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SATCOM: Establishing connections of astronomical proportions

  • Published
  • By Airman 1st Class Marianique Santos
  • 36th Wing Public Affairs
He recalls being deployed to Madagascar with a team of four. The country was in a civil war. With an army coupe ousting its leader, the country was left in violent turmoil. The ambassador asked Africa Command to send its advanced echelon team to help formulate a course of action for evacuating the citizens in case the situation worsened. With an Army lieutenant colonel, a sergeant major and an intelligence analyst, he remembered being snuck into the city. They got through safely, establishing his equipment's first-ever communications shot that far south of the equator.

"It had never been done to that point, so we weren't sure if it was even going to work," said Tech. Sgt. Robert Chrisman, 644th Combat Communications Squadron radio frequency transmissions crew chief, in recollection of one of his best down-range experiences in satellite communication. "It was successful, and I had the chance to represent COMM."

In the modern day world, where technology, communication and networking has become a necessity for both individual and industry, satellite transmissions have been a national commodity. For the military, communication capabilities have been a valued asset, especially in a deployed environment.

"We establish connection from our location to enable many users to have telephone and internet capability," said Staff Sgt. David Foster, 644 CBCS RF transmissions supervisor. "Without the major connection, there is nothing that can be done. Unless we get our link established, the others aren't able do their job. We also have tactical radios that allow ground-to-air communication and also enables multiple users to communicate between each other."

"We establish the satellite link," he continued. "Our job is important enough to require us to be one of the first out to establish the bare base. Usually you'll have security forces, civil engineers and communications Airmen. After all, the first part of a deployment is security, base build-up and communications. COMM allows the first responders to report back to main base and let them know vital information to mission success."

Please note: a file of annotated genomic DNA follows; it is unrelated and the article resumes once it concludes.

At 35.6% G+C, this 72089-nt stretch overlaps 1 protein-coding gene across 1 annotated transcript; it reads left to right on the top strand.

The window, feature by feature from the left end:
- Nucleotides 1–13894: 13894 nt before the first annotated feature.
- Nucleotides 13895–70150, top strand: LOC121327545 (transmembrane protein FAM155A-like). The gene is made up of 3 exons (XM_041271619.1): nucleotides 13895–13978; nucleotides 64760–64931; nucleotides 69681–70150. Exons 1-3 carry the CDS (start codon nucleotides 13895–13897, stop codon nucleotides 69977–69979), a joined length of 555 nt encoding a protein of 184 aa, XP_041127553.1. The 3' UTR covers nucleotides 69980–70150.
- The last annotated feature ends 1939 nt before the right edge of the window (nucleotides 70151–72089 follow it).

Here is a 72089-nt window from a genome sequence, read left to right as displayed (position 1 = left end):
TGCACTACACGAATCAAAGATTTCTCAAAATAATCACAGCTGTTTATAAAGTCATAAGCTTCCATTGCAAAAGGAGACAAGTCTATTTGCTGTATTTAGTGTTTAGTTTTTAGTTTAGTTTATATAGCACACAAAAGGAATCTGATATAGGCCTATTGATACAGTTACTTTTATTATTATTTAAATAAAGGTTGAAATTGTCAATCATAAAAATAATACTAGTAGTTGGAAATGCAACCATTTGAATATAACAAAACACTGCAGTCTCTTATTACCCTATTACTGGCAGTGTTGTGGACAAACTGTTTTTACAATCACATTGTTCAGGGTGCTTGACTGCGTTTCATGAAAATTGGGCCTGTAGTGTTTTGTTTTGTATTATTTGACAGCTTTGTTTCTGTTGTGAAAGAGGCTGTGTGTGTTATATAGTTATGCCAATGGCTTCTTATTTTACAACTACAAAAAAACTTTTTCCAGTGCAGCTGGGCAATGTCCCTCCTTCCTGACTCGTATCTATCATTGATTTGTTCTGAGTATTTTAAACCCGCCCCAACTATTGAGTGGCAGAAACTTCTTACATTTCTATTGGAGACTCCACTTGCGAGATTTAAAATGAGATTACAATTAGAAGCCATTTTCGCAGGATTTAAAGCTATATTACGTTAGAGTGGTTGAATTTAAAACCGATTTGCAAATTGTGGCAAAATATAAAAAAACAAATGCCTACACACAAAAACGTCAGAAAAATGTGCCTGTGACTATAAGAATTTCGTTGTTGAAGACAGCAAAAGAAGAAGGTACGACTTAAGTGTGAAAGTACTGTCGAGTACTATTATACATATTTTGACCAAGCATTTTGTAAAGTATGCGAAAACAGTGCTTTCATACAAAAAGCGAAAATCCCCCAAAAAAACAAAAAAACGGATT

Sergeant Chrisman compared the satellite link they make to a garden hose.

"If we were to stretch a garden hose from earth to the satellite, that's your path," he said. "If you send water through it, that would be the data you are sending. We as SATCOM basically establish the water hose that allows user data to flow through it."

Having to establish the first-line connection requires urgency. The SATCOM team works in less than an eight-hour window along with difficulties posed by the environment where the connection is being established.

"The biggest difficulty in a bare-base environment for SATCOM, I would say, would be finding the right satellite to connect to," said Sergeant Chrisman. "There are times that multiple satellites are around the same area in space, so it is possible to track the wrong satellite in orbit. We can find it, but you won't be allowed to transmit information to the wrong satellite. The hardest thing is making sure that we are on the appropriate satellite and that the equipment communicates properly."

"Occasionally, you find unstable satellites that are difficult to connect to," he continued. "We just happen to be in a very good region here, where we are using a new, stable Wideband Gap System satellite."

In addition to the difficulties of finding the right satellite, Sergeant Foster said that lack of manpower and amount of equipment can also affect the job pace for SATCOM on the field.

"Manpower is also a limiting factor in this kind of environment," he said. "You have to have enough people to operate the terminal. If SATCOM goes down, and I'm at my security job, they would have to go out there and relieve me so I can take care of the problem."

Both downrange and on base, RF transmission services are on high demand.

But despite the mergers and the occasional difficulties of the job, both noncommissioned officers are aware of the importance of their role, especially out on the field.

"I really like my job, and it's definitely important," said Sergeant Foster. "When you're doing real missions, communication is vital."

"I like a lot of aspects of my job," said Sergeant Chrisman, echoing Sergeant Foster's appreciation of being in their career field. "I'm starting to learn more of the networking side and really enjoy that aspect. I love tactical satellite equipment and proud to serve in the military, do my job and defend my country in the process."